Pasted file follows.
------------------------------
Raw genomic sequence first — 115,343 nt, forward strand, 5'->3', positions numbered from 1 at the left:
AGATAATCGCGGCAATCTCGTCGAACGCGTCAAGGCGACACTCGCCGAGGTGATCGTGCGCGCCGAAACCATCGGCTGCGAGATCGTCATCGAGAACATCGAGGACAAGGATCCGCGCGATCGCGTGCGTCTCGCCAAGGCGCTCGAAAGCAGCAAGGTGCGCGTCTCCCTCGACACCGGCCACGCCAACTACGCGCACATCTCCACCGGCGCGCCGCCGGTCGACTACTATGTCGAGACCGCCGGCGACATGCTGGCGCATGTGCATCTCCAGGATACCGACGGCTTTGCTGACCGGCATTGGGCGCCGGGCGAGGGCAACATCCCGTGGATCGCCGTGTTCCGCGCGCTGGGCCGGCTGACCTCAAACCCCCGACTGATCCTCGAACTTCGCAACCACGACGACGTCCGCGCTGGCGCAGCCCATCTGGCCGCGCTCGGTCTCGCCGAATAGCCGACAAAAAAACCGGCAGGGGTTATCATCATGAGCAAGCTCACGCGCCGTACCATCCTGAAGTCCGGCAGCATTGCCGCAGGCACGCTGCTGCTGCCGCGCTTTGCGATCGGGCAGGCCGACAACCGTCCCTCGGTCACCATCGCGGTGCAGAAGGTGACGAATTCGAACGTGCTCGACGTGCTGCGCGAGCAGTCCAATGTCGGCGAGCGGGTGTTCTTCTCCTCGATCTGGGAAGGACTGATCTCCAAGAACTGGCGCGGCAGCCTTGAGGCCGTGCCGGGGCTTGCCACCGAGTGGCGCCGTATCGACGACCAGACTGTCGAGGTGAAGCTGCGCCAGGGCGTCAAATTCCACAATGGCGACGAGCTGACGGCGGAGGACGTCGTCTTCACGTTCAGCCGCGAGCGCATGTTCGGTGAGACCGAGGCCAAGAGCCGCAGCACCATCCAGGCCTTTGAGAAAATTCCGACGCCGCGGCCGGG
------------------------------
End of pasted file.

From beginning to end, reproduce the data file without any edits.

Raw genomic sequence first — 115,343 nt, forward strand, 5'->3', positions numbered from 1 at the left:
AGATAATCGCGGCAATCTCGTCGAACGCGTCAAGGCGACACTCGCCGAGGTGATCGTGCGCGCCGAAACCATCGGCTGCGAGATCGTCATCGAGAACATCGAGGACAAGGATCCGCGCGATCGCGTGCGTCTCGCCAAGGCGCTCGAAAGCAGCAAGGTGCGCGTCTCCCTCGACACCGGCCACGCCAACTACGCGCACATCTCCACCGGCGCGCCGCCGGTCGACTACTATGTCGAGACCGCCGGCGACATGCTGGCGCATGTGCATCTCCAGGATACCGACGGCTTTGCTGACCGGCATTGGGCGCCGGGCGAGGGCAACATCCCGTGGATCGCCGTGTTCCGCGCGCTGGGCCGGCTGACCTCAAACCCCCGACTGATCCTCGAACTTCGCAACCACGACGACGTCCGCGCTGGCGCAGCCCATCTGGCCGCGCTCGGTCTCGCCGAATAGCCGACAAAAAAACCGGCAGGGGTTATCATCATGAGCAAGCTCACGCGCCGTACCATCCTGAAGTCCGGCAGCATTGCCGCAGGCACGCTGCTGCTGCCGCGCTTTGCGATCGGGCAGGCCGACAACCGTCCCTCGGTCACCATCGCGGTGCAGAAGGTGACGAATTCGAACGTGCTCGACGTGCTGCGCGAGCAGTCCAATGTCGGCGAGCGGGTGTTCTTCTCCTCGATCTGGGAAGGACTGATCTCCAAGAACTGGCGCGGCAGCCTTGAGGCCGTGCCGGGGCTTGCCACCGAGTGGCGCCGTATCGACGACCAGACTGTCGAGGTGAAGCTGCGCCAGGGCGTCAAATTCCACAATGGCGACGAGCTGACGGCGGAGGACGTCGTCTTCACGTTCAGCCGCGAGCGCATGTTCGGTGAGACCGAGGCCAAGAGCCGCAGCACCATCCAGGCCTTTGAGAAAATTCCGACGCCGCGGCCGGG